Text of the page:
Americans in France
I sighed and dropped onto the lumpy couch in the small main room of our apartment at 52 rue de Coulmier in Orleans, France. The wash was out of the way at last — the chore consisting of heating a pot of water on the gas hotplate in our oh-so-rudimentary kitchen, then hauling it through the cramped quarters, mixing it with cold from the single silver faucet in the huge porcelain basin in the bedroom and hand-scrubbing a few of our baby’s diapers at a time. And finally hanging the diapers outside to whip dry in the spring wind.
Our baby lay asleep in the quaint French crib we discovered in a small shop stuffed with temping enfant accoutrements. How the French catered to children! As an American GI family in 1955, our cute little Dena was practically our passport wherever we went, with smiles, friendliness and murmurs, “Joli petit, joli petit, mai oui.”
Suddenly the staccato sound of high heels in the marble entryway. The mademoiselle across the hall in animated conversation. I listened hard but couldn’t make out a word. Besides, it was time to feed Dena, not to mention giving the tiny apartment a lick and a promise, stoking the wood heating stove every 20 minutes, starting dinner and starting a letter to family in Portland.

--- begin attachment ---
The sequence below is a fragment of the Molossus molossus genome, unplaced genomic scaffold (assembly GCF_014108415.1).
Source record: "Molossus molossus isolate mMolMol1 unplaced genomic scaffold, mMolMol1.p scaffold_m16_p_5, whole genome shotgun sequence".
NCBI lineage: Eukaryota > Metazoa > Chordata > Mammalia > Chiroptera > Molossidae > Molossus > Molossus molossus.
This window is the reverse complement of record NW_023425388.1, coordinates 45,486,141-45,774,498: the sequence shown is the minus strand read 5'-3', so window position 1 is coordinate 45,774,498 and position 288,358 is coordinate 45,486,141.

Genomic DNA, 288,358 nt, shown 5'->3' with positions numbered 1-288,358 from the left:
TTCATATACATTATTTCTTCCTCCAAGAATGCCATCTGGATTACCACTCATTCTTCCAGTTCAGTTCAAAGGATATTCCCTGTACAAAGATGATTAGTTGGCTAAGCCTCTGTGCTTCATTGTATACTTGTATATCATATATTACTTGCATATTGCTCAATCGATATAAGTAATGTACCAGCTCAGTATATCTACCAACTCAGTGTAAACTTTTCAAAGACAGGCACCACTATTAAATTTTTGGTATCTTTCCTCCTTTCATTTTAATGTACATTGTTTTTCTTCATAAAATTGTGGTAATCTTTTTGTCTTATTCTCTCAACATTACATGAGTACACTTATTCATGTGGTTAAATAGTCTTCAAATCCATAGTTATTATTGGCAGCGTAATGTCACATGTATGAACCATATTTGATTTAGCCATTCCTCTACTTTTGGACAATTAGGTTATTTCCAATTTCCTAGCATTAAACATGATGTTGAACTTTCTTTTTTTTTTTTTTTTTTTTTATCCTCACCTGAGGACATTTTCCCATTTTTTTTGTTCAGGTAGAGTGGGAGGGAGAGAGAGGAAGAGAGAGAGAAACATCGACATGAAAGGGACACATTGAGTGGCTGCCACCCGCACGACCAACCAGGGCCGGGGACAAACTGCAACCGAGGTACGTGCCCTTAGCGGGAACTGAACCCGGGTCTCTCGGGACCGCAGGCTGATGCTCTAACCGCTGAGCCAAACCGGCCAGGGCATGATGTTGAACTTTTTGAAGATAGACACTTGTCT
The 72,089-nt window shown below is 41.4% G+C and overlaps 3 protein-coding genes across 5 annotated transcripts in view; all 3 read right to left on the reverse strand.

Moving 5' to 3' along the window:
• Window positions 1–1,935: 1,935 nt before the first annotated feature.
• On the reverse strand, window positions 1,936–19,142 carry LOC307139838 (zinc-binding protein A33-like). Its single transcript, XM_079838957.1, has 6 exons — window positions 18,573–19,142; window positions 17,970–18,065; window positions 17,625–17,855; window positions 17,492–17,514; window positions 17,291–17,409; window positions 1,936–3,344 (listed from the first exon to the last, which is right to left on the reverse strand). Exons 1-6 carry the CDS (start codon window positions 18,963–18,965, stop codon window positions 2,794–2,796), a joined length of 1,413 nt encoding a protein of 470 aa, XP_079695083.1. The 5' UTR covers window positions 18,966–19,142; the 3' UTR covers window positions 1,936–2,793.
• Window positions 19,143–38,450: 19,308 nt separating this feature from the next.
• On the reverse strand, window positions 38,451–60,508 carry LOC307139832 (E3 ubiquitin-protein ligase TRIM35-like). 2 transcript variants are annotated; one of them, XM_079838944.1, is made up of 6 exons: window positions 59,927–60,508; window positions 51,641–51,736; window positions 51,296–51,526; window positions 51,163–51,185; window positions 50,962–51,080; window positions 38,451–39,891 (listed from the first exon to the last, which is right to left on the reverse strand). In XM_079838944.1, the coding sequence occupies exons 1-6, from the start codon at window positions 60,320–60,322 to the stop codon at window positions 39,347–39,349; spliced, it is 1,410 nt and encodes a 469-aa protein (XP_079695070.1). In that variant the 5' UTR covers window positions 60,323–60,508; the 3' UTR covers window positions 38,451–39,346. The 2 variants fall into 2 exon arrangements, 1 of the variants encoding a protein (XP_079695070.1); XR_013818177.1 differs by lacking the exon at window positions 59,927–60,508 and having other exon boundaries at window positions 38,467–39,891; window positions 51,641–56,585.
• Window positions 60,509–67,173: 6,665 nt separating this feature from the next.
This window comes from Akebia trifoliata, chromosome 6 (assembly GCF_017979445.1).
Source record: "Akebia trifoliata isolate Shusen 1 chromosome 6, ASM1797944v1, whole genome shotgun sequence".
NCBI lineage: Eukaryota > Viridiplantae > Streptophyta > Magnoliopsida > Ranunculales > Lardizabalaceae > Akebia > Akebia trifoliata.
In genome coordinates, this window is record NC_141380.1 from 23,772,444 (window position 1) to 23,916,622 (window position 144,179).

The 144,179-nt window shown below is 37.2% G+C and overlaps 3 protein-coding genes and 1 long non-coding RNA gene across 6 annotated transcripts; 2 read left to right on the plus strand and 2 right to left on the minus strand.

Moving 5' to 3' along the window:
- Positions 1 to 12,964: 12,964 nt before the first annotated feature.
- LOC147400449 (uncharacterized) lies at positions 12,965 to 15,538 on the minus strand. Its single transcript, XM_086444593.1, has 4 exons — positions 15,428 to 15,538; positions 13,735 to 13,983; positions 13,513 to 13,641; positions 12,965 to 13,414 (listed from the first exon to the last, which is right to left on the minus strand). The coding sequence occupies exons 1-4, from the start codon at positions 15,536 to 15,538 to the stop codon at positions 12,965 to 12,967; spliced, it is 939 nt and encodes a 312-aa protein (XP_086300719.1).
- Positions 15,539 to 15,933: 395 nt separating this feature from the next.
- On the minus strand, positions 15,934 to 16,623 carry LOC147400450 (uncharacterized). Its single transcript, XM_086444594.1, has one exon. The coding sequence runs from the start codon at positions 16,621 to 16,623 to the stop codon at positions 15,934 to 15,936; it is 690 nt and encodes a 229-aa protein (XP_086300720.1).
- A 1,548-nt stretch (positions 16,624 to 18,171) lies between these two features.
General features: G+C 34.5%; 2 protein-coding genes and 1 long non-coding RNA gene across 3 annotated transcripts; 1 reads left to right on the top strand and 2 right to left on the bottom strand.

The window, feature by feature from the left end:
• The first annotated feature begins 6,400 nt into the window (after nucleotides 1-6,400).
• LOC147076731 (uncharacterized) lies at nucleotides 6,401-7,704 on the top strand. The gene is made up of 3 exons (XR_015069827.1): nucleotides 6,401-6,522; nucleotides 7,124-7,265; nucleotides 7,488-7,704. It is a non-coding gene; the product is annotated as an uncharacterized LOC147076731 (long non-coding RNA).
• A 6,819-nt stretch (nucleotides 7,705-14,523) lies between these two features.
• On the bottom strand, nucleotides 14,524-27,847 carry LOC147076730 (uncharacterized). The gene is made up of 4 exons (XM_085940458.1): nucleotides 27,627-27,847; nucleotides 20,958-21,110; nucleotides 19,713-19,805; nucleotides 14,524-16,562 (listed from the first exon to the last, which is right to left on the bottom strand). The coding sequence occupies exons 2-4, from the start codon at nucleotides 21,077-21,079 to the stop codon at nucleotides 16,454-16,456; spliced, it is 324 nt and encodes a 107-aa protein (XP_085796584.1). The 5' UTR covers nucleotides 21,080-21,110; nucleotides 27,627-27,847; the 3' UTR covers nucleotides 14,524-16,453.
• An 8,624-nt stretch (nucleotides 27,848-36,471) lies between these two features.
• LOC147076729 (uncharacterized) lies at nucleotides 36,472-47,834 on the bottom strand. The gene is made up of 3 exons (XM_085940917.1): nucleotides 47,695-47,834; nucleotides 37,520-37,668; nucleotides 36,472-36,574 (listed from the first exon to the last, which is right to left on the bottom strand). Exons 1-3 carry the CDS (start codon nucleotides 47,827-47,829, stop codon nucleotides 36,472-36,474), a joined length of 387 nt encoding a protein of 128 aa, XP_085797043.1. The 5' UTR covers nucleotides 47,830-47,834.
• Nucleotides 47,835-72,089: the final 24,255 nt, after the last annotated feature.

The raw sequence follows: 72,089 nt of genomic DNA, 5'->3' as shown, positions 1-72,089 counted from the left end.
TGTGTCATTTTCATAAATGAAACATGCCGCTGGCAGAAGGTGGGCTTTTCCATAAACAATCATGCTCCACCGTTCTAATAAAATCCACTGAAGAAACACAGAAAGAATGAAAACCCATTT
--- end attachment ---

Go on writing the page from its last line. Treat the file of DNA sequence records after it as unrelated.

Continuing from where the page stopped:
Promptly at 5:30 John walked in from his Army Signal Corps clerk-typist position at Caserne Coligny, the US Army’s Communications Zone for all its European forces. He had security clearance for his job, but I really didn’t know what he did and didn’t think about it all that much.
“Hi, honey,” I turned my face up for his customary coming-home peck. “How’d it go today?”
He tore off his tie as he brushed my mouth with his. “I’m bushed.” He moved to the antique armoire, hung up his uniform. “This office stuff is worse than work!” A pause at the crib. “Daddy’s li’l angel havin’ a better day of it, is she?” A quick tickle in her midsection and Dena grinned and blinked those big brown eyes.
I couldn’t wait, singing out, “Honey, guess what? We have a treat tonight! This kid figured out how to do a beef roast in the pressure cooker!”
In loafers and fatigues John scuffed across the pock-marked quarry tile floor. “Well all right! I always knew that good old American ingenuity could overcome a little thing like no oven.”
to be continued